The Environmental Protection Agency, for example, has come under fire for using Monsanto-funded studies to assess the safety of glyphosate. In 2015, an EPA review of the chemical on which Roundup is based looked at 32 different studies – 27 of which had been conducted or funded by agrochemical companies. As The Intercept reports, these funding sources matter. Three out of the five independently-funded studies that made their way into the EPA’s review shared a similar conclusion: glyphosate poses a risk to the human endocrine system. All 27 of the studies funded by Monsanto, on the other hand, found that glyphosate exposure was perfectly safe.
In their own analysis, experts at the International Agency for Research on Cancer make a telling point: stronger studies appear to show a more-pronounced link between glyphosate and lymphoma than studies using weaker methods. As just one example, the researchers point to a 2003 report, in which scientists from the National Cancer Institute combined data from three smaller studies.
By pooling data sets together, the researchers were able to create a nuanced population for their analysis, identifying 650 male farmers with Non-Hodgkin’s lymphoma hailing from agricultural areas in Iowa, Kansas and Minnesota. Alongside these 650 men with cancer, the scientists ranked 2,659 farmers without NHL from the same regions. Men exposed to glyphosate were between 1.6 and 2.1 times more likely to develop non-Hodgkin’s lymphoma than farmers who used other herbicides.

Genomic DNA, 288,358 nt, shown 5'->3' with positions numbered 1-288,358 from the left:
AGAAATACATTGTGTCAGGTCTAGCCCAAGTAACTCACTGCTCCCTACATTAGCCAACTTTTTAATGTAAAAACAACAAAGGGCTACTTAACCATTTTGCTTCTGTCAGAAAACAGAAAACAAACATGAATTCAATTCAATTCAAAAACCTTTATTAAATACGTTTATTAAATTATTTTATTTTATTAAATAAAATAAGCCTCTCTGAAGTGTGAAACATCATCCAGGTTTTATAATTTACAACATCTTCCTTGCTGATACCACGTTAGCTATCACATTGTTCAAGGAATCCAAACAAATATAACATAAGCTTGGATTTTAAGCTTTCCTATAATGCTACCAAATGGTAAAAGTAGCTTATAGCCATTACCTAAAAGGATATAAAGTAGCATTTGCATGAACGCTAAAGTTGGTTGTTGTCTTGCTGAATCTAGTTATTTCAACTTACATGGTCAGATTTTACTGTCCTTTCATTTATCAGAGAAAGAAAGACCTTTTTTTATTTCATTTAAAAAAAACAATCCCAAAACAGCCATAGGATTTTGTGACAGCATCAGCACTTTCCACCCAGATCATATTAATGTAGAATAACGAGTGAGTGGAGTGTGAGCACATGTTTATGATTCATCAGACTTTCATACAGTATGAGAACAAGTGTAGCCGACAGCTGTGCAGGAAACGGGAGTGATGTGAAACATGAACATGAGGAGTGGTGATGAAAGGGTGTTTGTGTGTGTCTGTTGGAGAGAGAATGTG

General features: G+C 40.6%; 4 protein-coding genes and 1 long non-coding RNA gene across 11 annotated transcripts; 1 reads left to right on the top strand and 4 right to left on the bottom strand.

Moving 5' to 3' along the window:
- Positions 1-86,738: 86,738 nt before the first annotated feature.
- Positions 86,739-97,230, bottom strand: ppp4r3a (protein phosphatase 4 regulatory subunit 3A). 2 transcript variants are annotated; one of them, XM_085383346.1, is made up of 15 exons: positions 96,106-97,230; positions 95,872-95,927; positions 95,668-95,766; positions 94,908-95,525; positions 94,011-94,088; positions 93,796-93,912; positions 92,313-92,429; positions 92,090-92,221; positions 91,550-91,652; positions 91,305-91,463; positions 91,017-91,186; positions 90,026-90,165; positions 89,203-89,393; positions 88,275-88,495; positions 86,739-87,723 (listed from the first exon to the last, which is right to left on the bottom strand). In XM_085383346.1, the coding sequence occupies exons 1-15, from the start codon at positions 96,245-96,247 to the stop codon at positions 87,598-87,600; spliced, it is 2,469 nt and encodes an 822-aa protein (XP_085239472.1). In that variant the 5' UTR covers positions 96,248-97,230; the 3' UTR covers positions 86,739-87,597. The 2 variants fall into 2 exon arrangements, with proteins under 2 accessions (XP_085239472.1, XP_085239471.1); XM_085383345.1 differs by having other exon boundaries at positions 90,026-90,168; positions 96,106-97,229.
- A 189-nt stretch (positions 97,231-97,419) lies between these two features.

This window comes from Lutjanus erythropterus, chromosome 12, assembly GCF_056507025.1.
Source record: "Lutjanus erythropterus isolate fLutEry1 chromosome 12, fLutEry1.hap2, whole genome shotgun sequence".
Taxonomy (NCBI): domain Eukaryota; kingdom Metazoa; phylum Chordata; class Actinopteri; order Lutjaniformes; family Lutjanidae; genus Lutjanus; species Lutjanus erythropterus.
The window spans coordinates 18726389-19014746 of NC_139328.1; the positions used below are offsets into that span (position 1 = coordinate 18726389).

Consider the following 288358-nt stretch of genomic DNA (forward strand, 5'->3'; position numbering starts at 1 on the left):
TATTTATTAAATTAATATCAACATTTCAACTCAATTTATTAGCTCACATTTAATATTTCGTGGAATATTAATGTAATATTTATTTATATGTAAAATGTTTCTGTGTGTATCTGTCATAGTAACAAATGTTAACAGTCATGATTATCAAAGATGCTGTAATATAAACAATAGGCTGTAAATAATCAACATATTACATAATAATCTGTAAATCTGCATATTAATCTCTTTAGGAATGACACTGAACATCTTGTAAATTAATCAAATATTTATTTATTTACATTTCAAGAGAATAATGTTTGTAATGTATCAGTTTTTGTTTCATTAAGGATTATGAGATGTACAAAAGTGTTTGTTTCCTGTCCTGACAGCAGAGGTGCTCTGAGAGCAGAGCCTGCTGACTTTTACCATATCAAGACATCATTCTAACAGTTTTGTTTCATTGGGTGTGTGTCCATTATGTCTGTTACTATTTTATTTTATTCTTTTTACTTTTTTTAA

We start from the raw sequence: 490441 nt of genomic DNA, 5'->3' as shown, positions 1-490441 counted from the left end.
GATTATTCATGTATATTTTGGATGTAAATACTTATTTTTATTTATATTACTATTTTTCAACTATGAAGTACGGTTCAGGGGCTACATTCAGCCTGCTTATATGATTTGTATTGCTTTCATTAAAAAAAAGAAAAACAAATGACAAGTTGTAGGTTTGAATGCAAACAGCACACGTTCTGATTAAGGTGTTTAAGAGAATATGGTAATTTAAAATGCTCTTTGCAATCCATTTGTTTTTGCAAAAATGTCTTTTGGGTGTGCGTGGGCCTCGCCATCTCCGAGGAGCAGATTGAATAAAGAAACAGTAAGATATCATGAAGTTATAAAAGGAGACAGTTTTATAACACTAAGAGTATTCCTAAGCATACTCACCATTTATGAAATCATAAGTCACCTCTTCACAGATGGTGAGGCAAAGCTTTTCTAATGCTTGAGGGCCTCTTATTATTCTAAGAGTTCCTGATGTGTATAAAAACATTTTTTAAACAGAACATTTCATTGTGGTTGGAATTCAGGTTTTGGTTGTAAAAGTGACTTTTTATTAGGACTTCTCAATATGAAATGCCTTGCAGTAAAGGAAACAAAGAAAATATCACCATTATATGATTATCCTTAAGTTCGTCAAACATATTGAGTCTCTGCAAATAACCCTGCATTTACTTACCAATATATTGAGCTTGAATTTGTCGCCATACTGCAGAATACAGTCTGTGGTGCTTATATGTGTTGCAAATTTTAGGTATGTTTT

This study was particularly strong, scientists at the IARC say, not just because thousands of farmers were examined. The link between glyphosate and NHL held up under two separate statistical analyses, further improving the study’s power. Even more importantly, the National Cancer Institute researchers were able to tease out the individual effects of herbicides, rather than lumping all chemical exposures under the same umbrella. In several smaller herbicide studies, which did not report an increased risk for non-Hodgkin’s lymphoma, researchers had failed to adjust their results for exposure to other herbicides.